Ok, still with me?

The first thing I had to do to make my batch of diastatic - straw kilned - brown malt, was to find a way to kiln the stuff over straw. One of the problems I had encountered when using the hornbeam wood, was that when I initially added the wood to the fire, the flames would jump up and burn the malt. I knew that using straw as a fuel source would be even more of a problem, since straw burns extremely hot and the flame tends to "explode" out of the fire and catch other things alight. (Hence why hay barn fires are so dangerous). From my earlier research, I came across a book on malt kilns and the author mentioned that the minimum height of the malting floor needed to be at least 16 feet from the heat source. This was going to cause problems in the small scale, but I figured that if I could suspend my wire-screen above the fire, I would at least give the malt some separation from the flames. I constructed a small malt kiln out of bricks and cinder blocks and used steel sheeting for the sides. I had about 4 feet of separation from the fire source.

After the malt kiln was constructed, I made a small wood fire in the base of the kiln and let it burn down to coals. I wanted to make sure I had a good heat source to keep the straw burning. Once that was done, I added small handfuls of straw to the kiln to see how it was going to burn. I quickly found out that using straw was going to be a major pain in the ass. The straw caught alight so quickly and burned so intensely that it either created a pillar of searing hot flame 7 feet high or produced billowing clouds of smoke. I tried compressing the straw and using it like that. This worked at first, as the fire burned the sides and top of the straw and produced a clean and hot flame. However, after a while the flames could not burn the compressed center and it began smoking horribly. In frustration, I threw an armful of hay onto the fire and the flames immediately burst out of the kiln, singing the hair on my arms and partially melting the shorts I was wearing! So much for that. Also, worryingly, I had created a 50 foot high plume of white smoke that was slowly moving across the neighborhood. I was expecting the fire department at any moment.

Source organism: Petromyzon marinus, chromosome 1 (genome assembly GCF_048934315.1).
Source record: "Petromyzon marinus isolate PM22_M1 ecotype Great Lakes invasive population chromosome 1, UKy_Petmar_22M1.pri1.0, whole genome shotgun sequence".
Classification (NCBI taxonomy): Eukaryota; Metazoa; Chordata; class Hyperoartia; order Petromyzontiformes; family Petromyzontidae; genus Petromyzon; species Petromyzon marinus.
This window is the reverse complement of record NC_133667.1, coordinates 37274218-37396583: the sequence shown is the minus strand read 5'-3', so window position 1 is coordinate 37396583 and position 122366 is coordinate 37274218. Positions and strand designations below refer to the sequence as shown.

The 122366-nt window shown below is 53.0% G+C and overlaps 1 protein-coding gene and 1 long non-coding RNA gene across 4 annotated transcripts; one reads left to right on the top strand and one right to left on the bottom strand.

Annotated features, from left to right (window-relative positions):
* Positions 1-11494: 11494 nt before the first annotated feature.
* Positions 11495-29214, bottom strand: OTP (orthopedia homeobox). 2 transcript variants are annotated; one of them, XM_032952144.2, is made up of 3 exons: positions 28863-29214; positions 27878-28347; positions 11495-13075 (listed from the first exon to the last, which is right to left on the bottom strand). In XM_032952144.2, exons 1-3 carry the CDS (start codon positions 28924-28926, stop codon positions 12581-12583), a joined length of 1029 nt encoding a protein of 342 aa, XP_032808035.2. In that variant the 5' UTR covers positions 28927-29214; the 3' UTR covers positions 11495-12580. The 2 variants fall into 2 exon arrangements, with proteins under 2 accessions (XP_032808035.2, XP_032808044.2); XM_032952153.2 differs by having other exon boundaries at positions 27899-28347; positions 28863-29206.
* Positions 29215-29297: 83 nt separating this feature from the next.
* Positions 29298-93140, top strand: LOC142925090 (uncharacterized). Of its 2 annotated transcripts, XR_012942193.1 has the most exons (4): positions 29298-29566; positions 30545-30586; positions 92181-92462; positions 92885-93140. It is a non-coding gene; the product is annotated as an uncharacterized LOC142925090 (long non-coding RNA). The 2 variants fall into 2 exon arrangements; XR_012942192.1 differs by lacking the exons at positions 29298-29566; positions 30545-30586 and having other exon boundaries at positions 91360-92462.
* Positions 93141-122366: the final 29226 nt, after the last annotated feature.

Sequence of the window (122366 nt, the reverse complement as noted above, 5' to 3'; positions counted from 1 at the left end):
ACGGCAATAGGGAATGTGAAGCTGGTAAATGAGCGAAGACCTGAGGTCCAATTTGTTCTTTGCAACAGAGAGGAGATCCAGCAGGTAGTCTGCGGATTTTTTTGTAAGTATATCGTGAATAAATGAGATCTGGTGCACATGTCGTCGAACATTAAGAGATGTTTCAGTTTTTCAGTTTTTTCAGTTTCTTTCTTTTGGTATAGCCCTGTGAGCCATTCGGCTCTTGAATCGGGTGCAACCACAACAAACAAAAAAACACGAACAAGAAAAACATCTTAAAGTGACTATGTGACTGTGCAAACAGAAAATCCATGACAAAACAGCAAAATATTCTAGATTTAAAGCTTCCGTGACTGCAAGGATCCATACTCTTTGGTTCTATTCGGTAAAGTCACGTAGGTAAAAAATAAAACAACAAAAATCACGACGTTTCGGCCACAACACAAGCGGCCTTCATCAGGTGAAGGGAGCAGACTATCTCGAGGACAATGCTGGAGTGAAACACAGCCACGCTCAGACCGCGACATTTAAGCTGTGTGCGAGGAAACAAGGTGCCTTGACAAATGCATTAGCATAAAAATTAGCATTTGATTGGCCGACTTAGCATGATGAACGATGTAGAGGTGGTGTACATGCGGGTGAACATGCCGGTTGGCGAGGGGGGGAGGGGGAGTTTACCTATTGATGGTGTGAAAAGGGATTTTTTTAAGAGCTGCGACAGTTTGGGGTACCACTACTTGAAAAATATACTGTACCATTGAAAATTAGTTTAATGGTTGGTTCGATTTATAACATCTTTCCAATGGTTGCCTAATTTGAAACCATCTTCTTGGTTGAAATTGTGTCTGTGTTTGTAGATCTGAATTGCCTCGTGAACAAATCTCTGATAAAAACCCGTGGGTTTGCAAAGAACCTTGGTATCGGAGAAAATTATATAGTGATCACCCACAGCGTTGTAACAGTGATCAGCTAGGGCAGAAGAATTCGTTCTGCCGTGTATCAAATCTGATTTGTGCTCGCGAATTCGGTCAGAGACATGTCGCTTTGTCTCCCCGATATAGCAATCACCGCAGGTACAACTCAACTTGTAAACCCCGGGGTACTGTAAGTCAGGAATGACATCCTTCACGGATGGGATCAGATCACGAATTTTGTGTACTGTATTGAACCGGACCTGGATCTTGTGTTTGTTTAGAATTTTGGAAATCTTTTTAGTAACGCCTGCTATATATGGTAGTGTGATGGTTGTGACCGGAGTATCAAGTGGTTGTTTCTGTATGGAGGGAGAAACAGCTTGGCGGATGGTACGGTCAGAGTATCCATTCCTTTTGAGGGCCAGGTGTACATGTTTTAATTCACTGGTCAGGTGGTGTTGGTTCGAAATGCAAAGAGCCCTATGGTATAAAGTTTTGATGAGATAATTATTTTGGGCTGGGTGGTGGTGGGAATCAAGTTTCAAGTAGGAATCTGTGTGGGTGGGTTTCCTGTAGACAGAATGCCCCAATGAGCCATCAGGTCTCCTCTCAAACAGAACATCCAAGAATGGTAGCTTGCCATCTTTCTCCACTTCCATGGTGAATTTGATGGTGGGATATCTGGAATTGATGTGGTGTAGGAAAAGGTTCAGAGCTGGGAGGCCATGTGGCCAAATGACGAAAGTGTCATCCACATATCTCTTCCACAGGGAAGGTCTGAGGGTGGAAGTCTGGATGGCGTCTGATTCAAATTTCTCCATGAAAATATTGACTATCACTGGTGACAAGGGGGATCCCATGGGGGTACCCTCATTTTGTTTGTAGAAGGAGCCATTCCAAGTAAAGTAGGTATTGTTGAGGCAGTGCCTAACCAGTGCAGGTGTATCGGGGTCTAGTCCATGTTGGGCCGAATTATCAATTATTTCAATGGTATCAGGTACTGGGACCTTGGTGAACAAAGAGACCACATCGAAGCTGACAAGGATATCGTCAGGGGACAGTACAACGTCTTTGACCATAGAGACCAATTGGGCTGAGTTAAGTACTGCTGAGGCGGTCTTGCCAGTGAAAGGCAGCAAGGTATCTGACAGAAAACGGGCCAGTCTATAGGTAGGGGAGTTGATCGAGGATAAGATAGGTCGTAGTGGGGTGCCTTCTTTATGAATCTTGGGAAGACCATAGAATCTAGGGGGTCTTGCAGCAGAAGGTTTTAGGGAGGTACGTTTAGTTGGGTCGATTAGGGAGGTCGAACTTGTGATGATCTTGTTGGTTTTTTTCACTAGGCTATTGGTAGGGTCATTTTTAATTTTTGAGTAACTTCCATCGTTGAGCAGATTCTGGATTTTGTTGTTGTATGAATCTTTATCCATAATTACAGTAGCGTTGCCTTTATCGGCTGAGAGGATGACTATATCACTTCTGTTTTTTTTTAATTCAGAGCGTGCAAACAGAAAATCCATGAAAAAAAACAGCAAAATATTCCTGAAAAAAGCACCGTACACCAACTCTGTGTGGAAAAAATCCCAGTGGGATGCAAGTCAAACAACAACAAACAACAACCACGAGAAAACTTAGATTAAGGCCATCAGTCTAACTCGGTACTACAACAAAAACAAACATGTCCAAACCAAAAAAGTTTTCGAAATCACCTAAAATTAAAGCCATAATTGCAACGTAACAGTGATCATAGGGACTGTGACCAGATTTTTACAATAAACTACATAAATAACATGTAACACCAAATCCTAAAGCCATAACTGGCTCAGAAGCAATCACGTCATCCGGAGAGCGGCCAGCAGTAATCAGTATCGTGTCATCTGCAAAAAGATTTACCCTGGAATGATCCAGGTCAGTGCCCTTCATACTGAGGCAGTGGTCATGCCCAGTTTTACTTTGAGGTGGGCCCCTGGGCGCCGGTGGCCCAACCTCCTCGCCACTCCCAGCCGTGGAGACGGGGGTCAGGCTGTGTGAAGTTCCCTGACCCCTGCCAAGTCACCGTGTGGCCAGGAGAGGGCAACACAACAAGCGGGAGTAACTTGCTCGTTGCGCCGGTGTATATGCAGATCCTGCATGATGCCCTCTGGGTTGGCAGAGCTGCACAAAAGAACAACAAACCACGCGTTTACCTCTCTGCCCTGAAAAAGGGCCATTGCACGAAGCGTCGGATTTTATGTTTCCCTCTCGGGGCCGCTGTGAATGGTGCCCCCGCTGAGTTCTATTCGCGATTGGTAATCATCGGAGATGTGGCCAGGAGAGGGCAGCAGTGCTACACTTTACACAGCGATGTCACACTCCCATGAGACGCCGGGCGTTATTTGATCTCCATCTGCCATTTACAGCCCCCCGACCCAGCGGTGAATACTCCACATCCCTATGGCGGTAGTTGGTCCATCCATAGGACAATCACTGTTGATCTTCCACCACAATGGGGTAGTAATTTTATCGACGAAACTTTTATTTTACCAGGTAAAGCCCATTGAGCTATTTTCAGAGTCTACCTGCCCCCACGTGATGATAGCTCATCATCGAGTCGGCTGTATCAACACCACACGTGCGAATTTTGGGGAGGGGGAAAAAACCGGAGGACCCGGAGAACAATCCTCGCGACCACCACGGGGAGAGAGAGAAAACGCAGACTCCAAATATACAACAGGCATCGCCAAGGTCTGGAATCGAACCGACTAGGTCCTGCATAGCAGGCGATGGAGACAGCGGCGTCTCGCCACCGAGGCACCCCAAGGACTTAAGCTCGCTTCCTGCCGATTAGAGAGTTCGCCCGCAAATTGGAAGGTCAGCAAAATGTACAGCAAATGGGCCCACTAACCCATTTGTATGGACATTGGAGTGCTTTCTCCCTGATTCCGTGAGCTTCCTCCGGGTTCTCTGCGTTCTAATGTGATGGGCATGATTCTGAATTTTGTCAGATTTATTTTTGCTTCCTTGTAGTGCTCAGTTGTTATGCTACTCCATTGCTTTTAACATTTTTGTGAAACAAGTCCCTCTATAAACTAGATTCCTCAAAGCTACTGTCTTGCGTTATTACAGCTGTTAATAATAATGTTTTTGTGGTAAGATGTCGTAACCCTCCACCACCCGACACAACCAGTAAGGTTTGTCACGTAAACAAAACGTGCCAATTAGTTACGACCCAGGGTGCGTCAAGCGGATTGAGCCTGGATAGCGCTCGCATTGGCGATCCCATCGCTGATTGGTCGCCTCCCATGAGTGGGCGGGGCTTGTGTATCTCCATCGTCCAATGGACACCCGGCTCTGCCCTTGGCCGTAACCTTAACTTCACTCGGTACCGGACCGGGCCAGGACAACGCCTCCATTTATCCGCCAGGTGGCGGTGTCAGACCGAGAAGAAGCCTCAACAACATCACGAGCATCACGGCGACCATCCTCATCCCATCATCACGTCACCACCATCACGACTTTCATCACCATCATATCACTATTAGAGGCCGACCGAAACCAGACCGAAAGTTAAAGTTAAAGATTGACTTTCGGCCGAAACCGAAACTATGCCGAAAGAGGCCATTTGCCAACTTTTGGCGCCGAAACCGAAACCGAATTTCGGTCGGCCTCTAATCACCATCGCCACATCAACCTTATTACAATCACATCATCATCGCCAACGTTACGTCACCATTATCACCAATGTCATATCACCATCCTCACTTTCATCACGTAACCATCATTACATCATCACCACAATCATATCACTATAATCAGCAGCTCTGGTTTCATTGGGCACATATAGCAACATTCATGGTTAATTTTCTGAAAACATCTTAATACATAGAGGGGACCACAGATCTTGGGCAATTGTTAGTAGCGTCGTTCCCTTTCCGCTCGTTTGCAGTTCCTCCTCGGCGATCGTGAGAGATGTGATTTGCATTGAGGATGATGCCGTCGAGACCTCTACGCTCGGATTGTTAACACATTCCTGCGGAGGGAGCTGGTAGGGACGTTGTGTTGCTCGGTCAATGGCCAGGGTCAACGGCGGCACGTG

Finished 'diastatic' brown malt
After getting the fire under control, I figured out how to get the straw to stay alight without setting me and everything thing else on fire. I dismantled the front of the kiln and jerry-rigged the steel sheeting back together. I found that if I threw a small handful of hay onto the fire almost continuously, I could maintain a good, medium heat and not scorch the grain. So that is what I did. In five pound intervals, I lightly toasted/roasted the grain over the straw fire. The straw produced a very clean heat and the temperature on the wire screen hovered around 130F. After about a half hour of slowly drying the malt, I increased the fire and started to gently roast it. I didn't want the malt to burn or roast it too dark. After another 15 minutes, I had achieved a nice even toasty color with some charred bits of grain dispersed throughout the malt. I removed the malt from the kiln and added another 5 pounds of grain, repeating the process.